During the course of using the Procedural Oxygen Mask for several hundred upper endoscopies over the last 15 months, it was noticed, incidentally, that a beneficial “side effect” of the mask was that it may act as a mechanical barrier when patients cough during and after endoscopy. It appears that this unintended side benefit of endoscopy oxygen masks may be another compelling reason for its use in this environment.

Some have proposed performing all upper endoscopies under general anesthesia (GA) with a cuffed endotracheal tube (ETT). This technique is most indicated in those patients with full stomachs that present for emergencies. However, this may be an over-simplified, overly-optimistic solution, since intubation, and especially extubation, can produce even more coughing and aerosolization of viral particles. Additionally, endotracheal intubation and general anesthesia can be associated with other unintended and undesirable consequences (e.g., unanticipated difficult intubation, hemodynamic instability during TEE procedures or those patients with hypovolemia during an UGI endoscopy). In addition, administration of GA is ideally performed in a location with an anesthesia machine, which is unfortunately not available in several endoscopy suites. As the current moratorium on elective procedures is gradually lifted, it is reasonable to predict the backlog of “time sensitive” and eventually even elective upper endoscopic procedures will be performed in the future. As a result, MAC/ IV sedation may continue to be the anesthetic of choice for many upper endoscopies.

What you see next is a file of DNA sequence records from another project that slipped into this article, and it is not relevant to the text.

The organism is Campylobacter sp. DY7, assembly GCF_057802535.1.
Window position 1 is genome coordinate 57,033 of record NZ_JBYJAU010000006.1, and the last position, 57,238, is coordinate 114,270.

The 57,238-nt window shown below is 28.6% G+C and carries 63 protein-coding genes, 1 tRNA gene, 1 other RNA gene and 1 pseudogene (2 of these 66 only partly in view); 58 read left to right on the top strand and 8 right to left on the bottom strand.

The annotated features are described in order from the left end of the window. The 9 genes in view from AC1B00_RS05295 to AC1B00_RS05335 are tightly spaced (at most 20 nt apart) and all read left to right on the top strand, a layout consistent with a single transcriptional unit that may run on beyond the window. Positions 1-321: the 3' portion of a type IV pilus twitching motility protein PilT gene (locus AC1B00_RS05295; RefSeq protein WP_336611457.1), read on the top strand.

The decades of having upper endoscopy patients under MAC/IV sedation with just nasal cannula cough directly toward the faces of all of the healthcare workers present in the endoscopy suite and PACU must come to an end.

While it may not prevent all airborne particle transmission, the plastic face dome of endoscopic O2 facemasks provides some significant barrier to transmission of airborne pathogens from coughing during and after upper endoscopy. It may therefore function as a useful adjunct to the proper PPE. There is not yet a cure or vaccine for COVID 19.1 Again, we are faced with shortages of optimal PPE. Thus barrier transmission reduction is currently one of the few simple mitigation strategies available that may help to reduce risk to patients and healthcare workers during and after upper endoscopic procedures, including UGI’s, ERCP’s, bronchoscopies, TEE’s, and awake fiberoptic intubations. We must protect ourselves, our colleagues, and all of our patients.


Rene’ Miguel Gonzalez, M.D., is a Staff Anesthesiologist at Hackensack Meridian Southern Ocean Medical Center

Disclosure: The author has agreed to be an educational consultant for POM Medical


  1. . Accessed March 28,2020
  2. Peery AF, Dellon ES, et al. Burden of gastrointestinal disease in the United States: 2012 update. Gastroenterology. 2012;143:1179-1187.
  3. Singh JA, et al. Rates of total joint replacement in the United States: future projections to 2020-2040 using the national inpatient sample. J Rheumatol April 2019.
  4. Accessed March 28, 2020
  5. Accessed March 28,2020
  6. Accessed March 28,2020
  7. Accessed March 28,2020